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Last but not least: privacy and security. Many people are concerned about having their data anywhere except on the server in locked office. I trust strong encryption. In addition to using SSL for transfer, Backblaze gives you an option for aditional encryption on client side – before the data leaves your computer it is encrypted with the key only you know. This way you cannot download the data through Web unless you enter the key and not even Backblaze can read your data.

So why almost perfect ? There are few minor issues. I would certainly like to have more control (and better UI) for both monitoring and management of the files to be backed up. Either GUI client, or simple way to put a file inside directory that would work as .gitignore. Actualy, for a developer, it would make sense not to backup anything specified in .gitignore or .svnignore or .cvsignore files, because if something is not worth putting to source control, it is not worth backup up either.

Other are duplicate files: I have on my notebook subset of pictures, podcasts and music from home iMac. Those files are backup up and tranferred twice. With volume, this becomes an annoyance. Backblaze could based on SHA1 recognize the duplicate files within same account and offer option skip those already uploaded – same way how Git stores each blob only once.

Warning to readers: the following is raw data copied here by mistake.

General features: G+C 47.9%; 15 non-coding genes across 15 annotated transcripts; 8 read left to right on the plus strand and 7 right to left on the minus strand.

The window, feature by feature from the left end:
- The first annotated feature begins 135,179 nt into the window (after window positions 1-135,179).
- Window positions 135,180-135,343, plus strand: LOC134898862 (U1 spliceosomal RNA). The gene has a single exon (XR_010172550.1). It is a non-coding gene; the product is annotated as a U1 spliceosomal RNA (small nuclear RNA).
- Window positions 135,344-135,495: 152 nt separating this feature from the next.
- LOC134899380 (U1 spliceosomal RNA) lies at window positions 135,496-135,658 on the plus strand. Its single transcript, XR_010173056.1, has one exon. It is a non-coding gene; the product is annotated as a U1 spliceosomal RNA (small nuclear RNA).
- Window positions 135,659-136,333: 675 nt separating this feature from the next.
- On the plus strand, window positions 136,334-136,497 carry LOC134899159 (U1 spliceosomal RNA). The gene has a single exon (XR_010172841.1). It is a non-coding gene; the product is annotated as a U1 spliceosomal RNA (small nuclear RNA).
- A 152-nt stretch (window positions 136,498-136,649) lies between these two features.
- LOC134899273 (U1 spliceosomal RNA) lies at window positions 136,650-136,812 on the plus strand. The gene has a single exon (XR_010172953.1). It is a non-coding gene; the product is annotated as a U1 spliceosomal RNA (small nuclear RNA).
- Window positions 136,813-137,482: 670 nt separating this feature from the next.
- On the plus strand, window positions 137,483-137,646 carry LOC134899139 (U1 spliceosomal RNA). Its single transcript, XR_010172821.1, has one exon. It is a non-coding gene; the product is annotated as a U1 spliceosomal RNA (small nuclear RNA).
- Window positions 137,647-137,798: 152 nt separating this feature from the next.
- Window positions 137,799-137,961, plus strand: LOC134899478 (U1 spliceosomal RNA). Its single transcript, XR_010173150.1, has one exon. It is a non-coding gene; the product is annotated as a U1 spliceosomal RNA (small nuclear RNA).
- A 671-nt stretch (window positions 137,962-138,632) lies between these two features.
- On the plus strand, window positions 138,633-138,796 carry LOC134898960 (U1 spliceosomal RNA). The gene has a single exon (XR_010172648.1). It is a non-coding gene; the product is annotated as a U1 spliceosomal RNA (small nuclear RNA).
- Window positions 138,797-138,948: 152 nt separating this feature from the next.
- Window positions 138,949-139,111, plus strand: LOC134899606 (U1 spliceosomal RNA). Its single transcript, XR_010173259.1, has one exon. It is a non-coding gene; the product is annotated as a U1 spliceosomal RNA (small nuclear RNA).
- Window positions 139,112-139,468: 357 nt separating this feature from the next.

Last issue (which is completely out of Backblaze’s control) is your bandwidth. Since I started, I am maxing out my 95 GB transfer limit with Rogers in third consecutive month. Here in Canada, 95GB is max you can get unless you  pay for business connection[1] (which is several times the price of “Extreme plus”). You have some control over the backup upload speed – you can “throttle” the speed and you can also manage schedule (to a limited extend). This may or may not impact you – depending on your bandwidth allocation and size of the data to back up.

All summed – definitely recommended.

Disclaimer: I am not anyhow affiliated to Backblaze product or company. Only reason for this blog is my personal, very positive experience with their product and user support, which I believe deserves to be shared.

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Evernote Firefox plugin version 3.0.0.45382 – do NOT update

2009/03/22

Since few months I have slowly switched all my online notebooks to Evernote. In case you are not familiar with it, it is a great service. You can clip pieces of Web pages, type in notes, attach documents and multimedia files (pictures, sounds) and store them online to be always available through nicely done Ajaxian Web interface. The notes can be tagged, organized into notebooks and full text searched. One of the killer features is that for uploaded pictures, Evernote will do OCR and include the photographed tex into full text search